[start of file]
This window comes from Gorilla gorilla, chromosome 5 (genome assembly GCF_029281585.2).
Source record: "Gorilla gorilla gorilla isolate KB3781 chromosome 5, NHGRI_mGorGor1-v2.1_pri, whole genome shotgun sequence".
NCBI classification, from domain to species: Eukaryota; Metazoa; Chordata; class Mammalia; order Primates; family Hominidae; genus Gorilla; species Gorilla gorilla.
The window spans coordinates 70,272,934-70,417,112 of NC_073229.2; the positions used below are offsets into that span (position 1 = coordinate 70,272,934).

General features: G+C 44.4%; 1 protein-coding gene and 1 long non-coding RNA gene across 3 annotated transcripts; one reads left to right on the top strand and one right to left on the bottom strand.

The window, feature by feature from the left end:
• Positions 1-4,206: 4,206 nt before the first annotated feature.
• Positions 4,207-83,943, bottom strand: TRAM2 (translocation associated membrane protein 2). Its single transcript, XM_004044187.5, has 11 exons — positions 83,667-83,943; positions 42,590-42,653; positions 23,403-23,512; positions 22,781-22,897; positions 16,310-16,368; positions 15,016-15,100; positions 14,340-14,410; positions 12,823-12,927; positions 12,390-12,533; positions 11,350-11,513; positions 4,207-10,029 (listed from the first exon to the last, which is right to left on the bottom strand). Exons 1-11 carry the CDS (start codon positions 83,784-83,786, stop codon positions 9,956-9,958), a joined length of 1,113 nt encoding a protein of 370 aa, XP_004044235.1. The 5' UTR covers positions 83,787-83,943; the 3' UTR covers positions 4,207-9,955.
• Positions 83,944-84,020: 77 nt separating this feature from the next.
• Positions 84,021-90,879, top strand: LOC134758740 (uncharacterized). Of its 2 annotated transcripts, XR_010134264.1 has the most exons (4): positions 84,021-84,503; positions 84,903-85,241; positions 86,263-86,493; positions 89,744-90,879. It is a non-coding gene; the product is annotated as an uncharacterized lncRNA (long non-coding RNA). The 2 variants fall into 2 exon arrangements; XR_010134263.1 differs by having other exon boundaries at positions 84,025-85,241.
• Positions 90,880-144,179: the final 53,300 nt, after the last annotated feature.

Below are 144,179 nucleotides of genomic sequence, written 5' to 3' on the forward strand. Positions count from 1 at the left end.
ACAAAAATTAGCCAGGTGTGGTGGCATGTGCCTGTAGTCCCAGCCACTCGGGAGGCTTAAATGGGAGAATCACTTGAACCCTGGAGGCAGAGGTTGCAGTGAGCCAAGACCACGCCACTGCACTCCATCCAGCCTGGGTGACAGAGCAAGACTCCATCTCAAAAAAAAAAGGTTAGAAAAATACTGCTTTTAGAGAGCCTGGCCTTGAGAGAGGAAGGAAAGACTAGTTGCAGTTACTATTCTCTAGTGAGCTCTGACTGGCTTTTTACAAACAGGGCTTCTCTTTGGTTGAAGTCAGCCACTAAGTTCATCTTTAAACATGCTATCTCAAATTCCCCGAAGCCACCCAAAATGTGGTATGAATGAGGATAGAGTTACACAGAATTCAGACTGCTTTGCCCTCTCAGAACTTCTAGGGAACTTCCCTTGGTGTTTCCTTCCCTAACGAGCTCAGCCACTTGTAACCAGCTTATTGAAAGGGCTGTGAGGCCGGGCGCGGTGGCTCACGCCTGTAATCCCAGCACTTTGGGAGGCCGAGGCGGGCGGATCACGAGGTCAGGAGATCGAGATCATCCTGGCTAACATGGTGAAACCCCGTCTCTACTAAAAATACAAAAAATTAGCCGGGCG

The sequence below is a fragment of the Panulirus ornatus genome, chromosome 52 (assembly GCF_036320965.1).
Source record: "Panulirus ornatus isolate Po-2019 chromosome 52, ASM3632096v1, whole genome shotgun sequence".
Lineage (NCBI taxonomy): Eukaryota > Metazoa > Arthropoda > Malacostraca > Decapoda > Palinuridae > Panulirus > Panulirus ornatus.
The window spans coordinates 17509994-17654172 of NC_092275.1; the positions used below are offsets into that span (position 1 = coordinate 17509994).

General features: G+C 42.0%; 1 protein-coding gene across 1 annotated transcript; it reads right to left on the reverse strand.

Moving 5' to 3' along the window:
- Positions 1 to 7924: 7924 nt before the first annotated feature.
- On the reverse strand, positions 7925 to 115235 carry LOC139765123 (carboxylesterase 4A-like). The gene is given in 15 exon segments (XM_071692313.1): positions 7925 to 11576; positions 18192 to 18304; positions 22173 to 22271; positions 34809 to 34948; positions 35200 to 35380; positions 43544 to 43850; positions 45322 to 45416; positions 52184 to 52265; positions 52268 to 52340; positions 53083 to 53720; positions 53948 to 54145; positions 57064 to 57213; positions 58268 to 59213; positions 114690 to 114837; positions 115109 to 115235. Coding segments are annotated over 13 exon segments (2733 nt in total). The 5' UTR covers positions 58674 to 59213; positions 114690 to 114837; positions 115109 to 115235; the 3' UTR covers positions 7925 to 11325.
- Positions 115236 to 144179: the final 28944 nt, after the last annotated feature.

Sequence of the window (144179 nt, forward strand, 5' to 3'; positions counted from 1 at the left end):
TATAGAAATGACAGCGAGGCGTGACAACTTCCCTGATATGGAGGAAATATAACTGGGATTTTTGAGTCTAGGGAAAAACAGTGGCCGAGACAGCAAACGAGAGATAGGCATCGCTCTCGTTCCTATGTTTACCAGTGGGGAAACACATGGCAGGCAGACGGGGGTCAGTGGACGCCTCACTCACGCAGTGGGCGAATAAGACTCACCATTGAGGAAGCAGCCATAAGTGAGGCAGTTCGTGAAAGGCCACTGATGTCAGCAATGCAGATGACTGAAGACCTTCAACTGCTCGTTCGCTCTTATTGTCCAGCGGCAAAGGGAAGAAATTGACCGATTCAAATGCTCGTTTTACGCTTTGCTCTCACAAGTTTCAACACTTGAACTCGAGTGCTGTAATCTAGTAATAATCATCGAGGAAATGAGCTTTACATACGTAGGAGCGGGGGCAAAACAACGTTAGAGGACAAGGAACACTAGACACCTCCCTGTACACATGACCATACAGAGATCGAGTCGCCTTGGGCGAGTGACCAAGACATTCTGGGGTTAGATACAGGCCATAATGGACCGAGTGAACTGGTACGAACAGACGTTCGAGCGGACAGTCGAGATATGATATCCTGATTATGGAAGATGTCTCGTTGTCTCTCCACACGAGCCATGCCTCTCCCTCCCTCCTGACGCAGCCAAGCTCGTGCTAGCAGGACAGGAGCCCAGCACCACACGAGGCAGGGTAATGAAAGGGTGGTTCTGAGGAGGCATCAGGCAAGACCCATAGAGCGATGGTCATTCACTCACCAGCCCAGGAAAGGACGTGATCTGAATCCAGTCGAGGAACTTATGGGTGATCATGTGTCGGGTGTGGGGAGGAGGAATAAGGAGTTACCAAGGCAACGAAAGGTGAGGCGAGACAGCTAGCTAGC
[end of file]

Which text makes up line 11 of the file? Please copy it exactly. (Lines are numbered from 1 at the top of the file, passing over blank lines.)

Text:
• Positions 90,880-144,179: the final 53,300 nt, after the last annotated feature.